UN rights expert bewails House vote on CHR budget

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Agnes Callamard, UN Special Repporteur
Agnes Callamard, United Nations Special Rapporteur on Extrajudicial Summary or Arbitrary Executions at Drug Issues, speaks at a policy forum at University of the Philippines. REUTERS photograph

MANILA, Philippines – The United Nations’ special rapporteur on extrajudicial, summary or arbitrary executions, Agnes Callamard, expressed disappointment at the House of Representatives’ vote for P1,000 budget – around 20 US dollars – for the Commission on Human Rights.

Human Rights Watch was more blunt, calling the 119-32 vote “part of the Duterte administration’s attempt to prevent independent institutions to check its abuses, particularly in the context of the brutal drug war that has claimed the lives of thousands, including dozens of children.”

Callamard said if Congress “is looking for public money being wasted, damaging and hurting the Philippines,” it was better off setting its sights on President Rodrigo Duterte’s war on drugs, which he has admitted “has failed to curtail addiction rates” even as it has created “a climate of fear and insecurity, feeding impunity, and undermining the constitutional fabrics of the country.”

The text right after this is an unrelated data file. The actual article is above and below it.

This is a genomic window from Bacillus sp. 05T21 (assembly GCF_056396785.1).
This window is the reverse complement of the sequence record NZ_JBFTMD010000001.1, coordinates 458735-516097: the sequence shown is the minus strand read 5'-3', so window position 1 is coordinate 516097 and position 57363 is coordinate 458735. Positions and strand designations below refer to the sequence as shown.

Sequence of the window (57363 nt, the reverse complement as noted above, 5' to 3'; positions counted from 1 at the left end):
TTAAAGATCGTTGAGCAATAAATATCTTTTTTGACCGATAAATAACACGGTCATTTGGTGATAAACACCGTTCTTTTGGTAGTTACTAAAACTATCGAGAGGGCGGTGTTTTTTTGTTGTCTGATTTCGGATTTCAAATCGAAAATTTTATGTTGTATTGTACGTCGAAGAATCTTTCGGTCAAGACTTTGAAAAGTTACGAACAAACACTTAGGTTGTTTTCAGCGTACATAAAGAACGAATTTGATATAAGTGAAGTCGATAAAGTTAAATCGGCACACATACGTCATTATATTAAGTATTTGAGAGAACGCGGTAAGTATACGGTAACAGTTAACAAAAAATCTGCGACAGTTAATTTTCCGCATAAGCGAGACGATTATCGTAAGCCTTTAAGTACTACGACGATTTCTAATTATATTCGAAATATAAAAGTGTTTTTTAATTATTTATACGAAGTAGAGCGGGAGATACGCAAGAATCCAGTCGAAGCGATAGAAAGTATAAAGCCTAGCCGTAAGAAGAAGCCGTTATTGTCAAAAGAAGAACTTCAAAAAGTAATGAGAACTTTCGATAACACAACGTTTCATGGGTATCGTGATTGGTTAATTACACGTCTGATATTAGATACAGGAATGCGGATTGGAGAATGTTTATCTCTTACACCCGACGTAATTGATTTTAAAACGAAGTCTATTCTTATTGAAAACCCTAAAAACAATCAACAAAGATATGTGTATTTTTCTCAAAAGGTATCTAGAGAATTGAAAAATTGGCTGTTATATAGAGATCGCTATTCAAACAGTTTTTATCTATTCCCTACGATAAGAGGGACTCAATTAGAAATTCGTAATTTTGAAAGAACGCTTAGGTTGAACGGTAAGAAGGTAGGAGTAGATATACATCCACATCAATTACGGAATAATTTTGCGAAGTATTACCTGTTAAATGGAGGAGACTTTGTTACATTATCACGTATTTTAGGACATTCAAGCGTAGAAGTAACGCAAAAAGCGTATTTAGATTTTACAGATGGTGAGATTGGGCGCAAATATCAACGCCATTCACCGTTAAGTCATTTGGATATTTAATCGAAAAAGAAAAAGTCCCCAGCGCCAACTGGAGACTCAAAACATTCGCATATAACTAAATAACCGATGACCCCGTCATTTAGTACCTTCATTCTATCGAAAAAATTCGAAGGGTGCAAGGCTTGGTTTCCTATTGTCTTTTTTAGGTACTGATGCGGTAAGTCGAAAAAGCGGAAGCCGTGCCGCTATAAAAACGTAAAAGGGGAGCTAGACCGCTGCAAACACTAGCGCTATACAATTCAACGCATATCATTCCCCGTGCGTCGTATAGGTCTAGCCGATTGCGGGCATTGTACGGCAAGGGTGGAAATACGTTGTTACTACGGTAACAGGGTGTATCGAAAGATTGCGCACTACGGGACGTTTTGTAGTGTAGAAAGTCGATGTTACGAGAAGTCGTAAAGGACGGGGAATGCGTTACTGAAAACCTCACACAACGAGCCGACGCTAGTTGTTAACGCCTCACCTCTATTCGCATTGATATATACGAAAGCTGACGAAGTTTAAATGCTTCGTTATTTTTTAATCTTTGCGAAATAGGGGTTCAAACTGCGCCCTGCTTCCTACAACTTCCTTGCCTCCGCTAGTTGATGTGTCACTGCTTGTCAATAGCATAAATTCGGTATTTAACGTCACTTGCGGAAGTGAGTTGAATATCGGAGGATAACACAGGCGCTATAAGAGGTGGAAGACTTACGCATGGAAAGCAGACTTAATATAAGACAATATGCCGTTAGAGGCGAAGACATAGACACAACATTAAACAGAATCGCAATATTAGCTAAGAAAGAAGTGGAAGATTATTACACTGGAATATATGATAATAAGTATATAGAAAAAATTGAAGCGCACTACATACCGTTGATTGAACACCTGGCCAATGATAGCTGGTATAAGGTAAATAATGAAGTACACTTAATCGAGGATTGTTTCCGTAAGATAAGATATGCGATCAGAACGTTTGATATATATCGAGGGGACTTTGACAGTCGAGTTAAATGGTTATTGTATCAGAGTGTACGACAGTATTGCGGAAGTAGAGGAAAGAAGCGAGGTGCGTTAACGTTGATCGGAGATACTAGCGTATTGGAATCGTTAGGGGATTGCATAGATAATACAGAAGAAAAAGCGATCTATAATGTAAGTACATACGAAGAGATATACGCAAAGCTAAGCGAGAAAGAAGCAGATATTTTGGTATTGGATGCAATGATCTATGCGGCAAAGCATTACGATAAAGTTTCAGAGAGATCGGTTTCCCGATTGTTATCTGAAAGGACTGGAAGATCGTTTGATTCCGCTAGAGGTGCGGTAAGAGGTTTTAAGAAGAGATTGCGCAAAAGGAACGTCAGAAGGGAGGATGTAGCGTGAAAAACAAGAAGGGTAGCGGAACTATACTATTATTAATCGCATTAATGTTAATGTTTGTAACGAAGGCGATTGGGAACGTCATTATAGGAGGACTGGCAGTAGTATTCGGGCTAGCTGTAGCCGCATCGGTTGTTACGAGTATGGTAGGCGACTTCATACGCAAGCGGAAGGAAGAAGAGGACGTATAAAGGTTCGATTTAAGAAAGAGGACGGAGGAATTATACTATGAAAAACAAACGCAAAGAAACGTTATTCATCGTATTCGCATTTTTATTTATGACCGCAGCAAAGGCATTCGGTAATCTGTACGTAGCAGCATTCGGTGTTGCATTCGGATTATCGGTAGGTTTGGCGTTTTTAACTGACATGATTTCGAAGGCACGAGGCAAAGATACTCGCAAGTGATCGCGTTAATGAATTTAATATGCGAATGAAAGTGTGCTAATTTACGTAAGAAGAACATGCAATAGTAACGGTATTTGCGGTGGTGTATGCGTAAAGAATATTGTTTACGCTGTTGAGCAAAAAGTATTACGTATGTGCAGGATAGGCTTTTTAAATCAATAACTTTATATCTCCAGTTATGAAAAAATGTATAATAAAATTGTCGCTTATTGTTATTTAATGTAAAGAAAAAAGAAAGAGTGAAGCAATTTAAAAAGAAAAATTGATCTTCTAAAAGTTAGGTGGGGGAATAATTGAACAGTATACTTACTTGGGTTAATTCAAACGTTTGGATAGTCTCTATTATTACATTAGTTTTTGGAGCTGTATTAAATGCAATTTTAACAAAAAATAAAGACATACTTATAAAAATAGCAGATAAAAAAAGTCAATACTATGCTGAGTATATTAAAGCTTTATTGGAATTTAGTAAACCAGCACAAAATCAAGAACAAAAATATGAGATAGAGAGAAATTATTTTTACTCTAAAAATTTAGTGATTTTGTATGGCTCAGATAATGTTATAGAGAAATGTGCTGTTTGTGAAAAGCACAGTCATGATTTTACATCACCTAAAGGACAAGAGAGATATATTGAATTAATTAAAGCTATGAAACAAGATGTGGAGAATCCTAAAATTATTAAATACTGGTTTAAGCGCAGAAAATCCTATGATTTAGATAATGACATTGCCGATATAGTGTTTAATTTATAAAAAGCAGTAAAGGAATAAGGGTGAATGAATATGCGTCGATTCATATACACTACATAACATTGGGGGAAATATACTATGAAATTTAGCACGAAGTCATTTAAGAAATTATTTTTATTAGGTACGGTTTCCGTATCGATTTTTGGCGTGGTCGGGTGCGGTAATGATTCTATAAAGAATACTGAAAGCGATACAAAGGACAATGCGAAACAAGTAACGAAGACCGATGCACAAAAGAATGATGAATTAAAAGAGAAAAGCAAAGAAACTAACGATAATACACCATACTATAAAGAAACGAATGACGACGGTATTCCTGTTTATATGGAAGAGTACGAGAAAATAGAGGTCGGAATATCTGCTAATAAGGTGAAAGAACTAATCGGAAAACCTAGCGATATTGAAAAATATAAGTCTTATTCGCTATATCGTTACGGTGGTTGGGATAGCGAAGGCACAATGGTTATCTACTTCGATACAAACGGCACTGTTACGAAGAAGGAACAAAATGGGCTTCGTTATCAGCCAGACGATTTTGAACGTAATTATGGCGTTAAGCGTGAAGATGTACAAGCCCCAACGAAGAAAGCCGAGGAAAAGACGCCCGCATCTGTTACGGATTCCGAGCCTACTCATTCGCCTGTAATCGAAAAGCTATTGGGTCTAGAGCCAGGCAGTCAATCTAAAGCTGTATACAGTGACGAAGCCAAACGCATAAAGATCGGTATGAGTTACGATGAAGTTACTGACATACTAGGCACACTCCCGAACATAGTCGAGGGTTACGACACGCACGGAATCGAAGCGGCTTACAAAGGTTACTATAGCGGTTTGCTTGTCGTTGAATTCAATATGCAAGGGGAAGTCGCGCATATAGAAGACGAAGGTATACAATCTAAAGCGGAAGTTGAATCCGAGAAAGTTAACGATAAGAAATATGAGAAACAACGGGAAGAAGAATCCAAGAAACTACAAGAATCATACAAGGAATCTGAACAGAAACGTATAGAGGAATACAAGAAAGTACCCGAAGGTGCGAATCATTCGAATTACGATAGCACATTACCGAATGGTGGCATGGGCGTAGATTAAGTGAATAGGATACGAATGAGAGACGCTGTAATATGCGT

“The people of the Philippines deserve a strong independent human rights institution able to monitor, investigate, and report on human rights violations, protect victims and their families, and hold the powerful to account for their abuses of international human rights standards,” the UN expert said.

House endorses P1,000 CHR budget to bicam

The CHR, she stressed, “is a crucial institution for the Philippines: for human rights protection, the rule of law, accountability.”

“It cannot deliver on its mandate without an appropriate budget, particularly at a time when it is confronted with allegations of massive human rights violations throughout the country, and including, but not only, in the context of the ill-advised , destructive ‘war on drugs’,” she added.

For his part, Phelim Kine, HRW’s deputy director for Asia, said the House vote “would deal a big blow against accountability for human rights violations” in the country, especially if the Senate concurs.

However, several senators have indicated they would restore the CHR’s budget.

“While the CHR’s performance as a constitutional body may not have been fully satisfactory to many Filipinos, its mandate is important in combatting human rights abuses. Instead of defunding it, Congress should increase its resources and ensure that it fulfills that mandate.” Kine said.